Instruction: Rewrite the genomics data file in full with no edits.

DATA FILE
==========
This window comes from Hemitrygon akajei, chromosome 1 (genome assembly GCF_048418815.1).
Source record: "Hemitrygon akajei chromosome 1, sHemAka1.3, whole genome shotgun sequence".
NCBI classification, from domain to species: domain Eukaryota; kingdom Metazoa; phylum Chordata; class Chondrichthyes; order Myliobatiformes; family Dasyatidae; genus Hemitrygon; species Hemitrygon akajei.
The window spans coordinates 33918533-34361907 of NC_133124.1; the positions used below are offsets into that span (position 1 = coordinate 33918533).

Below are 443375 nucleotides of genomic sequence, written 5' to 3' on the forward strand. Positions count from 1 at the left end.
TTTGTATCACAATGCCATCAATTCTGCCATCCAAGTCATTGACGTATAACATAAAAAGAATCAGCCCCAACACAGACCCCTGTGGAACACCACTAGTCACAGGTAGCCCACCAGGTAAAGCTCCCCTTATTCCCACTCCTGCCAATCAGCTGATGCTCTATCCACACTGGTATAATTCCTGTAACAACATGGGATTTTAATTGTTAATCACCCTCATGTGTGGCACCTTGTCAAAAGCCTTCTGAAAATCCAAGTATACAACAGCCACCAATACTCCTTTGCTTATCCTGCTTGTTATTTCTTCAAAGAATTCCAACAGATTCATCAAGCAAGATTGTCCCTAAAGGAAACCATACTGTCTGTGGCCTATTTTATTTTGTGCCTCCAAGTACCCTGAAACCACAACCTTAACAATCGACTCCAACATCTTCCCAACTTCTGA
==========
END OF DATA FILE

This window comes from Hemitrygon akajei, chromosome 1 (genome assembly GCF_048418815.1).
Source record: "Hemitrygon akajei chromosome 1, sHemAka1.3, whole genome shotgun sequence".
NCBI classification, from domain to species: domain Eukaryota; kingdom Metazoa; phylum Chordata; class Chondrichthyes; order Myliobatiformes; family Dasyatidae; genus Hemitrygon; species Hemitrygon akajei.
The window spans coordinates 33918533-34361907 of NC_133124.1; the positions used below are offsets into that span (position 1 = coordinate 33918533).

Below are 443375 nucleotides of genomic sequence, written 5' to 3' on the forward strand. Positions count from 1 at the left end.
TTTGTATCACAATGCCATCAATTCTGCCATCCAAGTCATTGACGTATAACATAAAAAGAATCAGCCCCAACACAGACCCCTGTGGAACACCACTAGTCACAGGTAGCCCACCAGGTAAAGCTCCCCTTATTCCCACTCCTGCCAATCAGCTGATGCTCTATCCACACTGGTATAATTCCTGTAACAACATGGGATTTTAATTGTTAATCACCCTCATGTGTGGCACCTTGTCAAAAGCCTTCTGAAAATCCAAGTATACAACAGCCACCAATACTCCTTTGCTTATCCTGCTTGTTATTTCTTCAAAGAATTCCAACAGATTCATCAAGCAAGATTGTCCCTAAAGGAAACCATACTGTCTGTGGCCTATTTTATTTTGTGCCTCCAAGTACCCTGAAACCACAACCTTAACAATCGACTCCAACATCTTCCCAACTTCTGA